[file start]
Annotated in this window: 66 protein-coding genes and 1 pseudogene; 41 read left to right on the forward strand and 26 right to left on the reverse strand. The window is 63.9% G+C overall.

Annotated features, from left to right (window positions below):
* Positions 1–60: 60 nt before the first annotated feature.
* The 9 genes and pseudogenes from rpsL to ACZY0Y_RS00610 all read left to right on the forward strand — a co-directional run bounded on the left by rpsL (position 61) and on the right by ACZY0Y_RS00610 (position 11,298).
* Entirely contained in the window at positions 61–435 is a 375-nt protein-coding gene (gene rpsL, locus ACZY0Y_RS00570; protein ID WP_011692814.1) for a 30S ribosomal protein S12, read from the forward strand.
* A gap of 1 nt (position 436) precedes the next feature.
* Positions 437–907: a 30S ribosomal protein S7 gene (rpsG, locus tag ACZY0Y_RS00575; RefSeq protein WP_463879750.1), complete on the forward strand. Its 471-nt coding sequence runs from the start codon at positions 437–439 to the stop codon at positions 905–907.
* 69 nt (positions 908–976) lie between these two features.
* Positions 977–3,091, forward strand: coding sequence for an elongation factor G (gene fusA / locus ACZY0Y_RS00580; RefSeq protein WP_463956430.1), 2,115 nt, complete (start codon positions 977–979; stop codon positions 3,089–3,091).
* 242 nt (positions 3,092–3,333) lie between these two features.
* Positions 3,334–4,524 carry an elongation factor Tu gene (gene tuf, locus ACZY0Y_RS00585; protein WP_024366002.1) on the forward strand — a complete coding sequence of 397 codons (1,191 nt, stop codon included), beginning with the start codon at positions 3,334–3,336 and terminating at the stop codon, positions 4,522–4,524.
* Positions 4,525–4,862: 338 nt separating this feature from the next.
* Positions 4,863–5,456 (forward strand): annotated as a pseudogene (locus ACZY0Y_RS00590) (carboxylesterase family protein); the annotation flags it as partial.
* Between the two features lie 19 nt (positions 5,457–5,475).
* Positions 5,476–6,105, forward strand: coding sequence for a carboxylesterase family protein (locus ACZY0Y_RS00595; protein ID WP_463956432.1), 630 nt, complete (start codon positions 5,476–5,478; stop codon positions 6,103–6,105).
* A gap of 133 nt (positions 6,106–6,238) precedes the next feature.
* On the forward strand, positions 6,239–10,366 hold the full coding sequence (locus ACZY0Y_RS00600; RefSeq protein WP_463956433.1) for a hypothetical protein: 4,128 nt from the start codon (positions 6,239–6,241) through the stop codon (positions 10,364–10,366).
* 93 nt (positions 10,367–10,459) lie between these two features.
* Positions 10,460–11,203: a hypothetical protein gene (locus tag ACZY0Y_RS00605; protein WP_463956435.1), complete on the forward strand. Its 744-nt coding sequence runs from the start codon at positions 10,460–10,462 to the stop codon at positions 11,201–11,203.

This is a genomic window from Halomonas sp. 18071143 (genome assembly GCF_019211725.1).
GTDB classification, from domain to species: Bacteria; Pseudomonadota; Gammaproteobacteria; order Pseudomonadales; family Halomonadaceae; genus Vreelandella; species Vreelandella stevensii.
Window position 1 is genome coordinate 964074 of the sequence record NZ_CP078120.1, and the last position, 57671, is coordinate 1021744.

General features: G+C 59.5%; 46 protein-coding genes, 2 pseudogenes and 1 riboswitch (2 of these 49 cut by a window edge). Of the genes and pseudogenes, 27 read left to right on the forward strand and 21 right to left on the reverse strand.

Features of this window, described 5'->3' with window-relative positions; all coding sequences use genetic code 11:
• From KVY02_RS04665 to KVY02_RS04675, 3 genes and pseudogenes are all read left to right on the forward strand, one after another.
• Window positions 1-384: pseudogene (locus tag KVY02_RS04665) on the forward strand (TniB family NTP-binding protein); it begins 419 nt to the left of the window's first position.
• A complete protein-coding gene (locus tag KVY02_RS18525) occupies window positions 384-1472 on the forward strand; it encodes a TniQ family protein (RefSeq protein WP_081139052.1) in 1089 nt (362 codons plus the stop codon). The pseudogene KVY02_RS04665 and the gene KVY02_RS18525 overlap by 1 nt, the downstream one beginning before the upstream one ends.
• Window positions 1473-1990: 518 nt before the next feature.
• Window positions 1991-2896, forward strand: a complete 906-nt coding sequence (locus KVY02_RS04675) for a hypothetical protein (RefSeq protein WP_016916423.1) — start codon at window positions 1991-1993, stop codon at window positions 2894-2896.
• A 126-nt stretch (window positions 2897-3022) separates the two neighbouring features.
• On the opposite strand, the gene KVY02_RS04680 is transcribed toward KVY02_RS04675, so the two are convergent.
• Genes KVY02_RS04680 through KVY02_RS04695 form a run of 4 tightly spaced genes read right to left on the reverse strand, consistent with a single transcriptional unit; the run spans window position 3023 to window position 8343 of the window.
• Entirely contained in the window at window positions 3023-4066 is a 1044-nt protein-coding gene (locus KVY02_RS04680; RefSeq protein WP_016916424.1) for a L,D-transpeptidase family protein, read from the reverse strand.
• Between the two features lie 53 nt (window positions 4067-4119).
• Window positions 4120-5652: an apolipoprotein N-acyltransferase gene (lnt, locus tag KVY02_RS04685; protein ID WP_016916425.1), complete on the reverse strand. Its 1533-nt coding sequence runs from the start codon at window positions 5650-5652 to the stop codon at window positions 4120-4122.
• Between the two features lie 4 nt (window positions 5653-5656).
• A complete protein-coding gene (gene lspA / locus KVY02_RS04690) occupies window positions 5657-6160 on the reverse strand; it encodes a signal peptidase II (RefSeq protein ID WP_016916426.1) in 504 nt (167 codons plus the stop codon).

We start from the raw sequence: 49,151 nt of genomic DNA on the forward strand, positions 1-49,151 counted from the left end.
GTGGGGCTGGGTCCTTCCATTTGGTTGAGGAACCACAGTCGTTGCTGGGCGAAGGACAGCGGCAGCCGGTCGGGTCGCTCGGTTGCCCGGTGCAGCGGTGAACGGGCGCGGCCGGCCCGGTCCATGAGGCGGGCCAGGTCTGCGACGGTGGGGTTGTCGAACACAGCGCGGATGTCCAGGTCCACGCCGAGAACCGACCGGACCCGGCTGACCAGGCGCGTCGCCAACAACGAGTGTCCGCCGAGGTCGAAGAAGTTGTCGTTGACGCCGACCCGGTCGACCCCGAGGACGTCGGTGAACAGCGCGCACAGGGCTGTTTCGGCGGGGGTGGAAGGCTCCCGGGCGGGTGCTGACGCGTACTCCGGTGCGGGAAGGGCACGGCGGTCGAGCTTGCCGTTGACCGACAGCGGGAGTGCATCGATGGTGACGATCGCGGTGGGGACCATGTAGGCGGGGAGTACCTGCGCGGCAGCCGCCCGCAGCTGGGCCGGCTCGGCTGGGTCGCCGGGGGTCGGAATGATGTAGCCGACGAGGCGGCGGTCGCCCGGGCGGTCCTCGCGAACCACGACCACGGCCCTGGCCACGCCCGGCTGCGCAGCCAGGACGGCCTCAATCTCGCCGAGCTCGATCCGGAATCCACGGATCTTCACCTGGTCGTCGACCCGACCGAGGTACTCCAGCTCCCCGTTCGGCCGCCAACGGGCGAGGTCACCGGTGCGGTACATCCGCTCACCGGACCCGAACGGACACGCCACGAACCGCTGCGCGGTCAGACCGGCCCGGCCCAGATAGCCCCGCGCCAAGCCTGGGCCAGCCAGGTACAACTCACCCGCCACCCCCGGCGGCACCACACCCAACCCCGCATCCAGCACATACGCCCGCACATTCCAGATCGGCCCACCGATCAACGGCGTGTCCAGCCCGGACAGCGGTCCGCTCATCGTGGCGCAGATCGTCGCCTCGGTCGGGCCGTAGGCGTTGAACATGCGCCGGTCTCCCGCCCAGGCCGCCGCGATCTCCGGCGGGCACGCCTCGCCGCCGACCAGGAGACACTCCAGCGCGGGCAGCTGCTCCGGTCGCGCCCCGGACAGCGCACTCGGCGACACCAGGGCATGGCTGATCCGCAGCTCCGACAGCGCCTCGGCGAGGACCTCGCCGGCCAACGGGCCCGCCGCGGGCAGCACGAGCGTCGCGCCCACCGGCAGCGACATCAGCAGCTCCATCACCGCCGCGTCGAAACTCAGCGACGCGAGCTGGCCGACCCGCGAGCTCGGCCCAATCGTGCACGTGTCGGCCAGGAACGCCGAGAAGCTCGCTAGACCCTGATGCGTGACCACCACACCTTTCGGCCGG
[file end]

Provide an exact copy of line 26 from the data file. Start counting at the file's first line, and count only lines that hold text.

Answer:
• Window positions 1-384: pseudogene (locus tag KVY02_RS04665) on the forward strand (TniB family NTP-binding protein); it begins 419 nt to the left of the window's first position.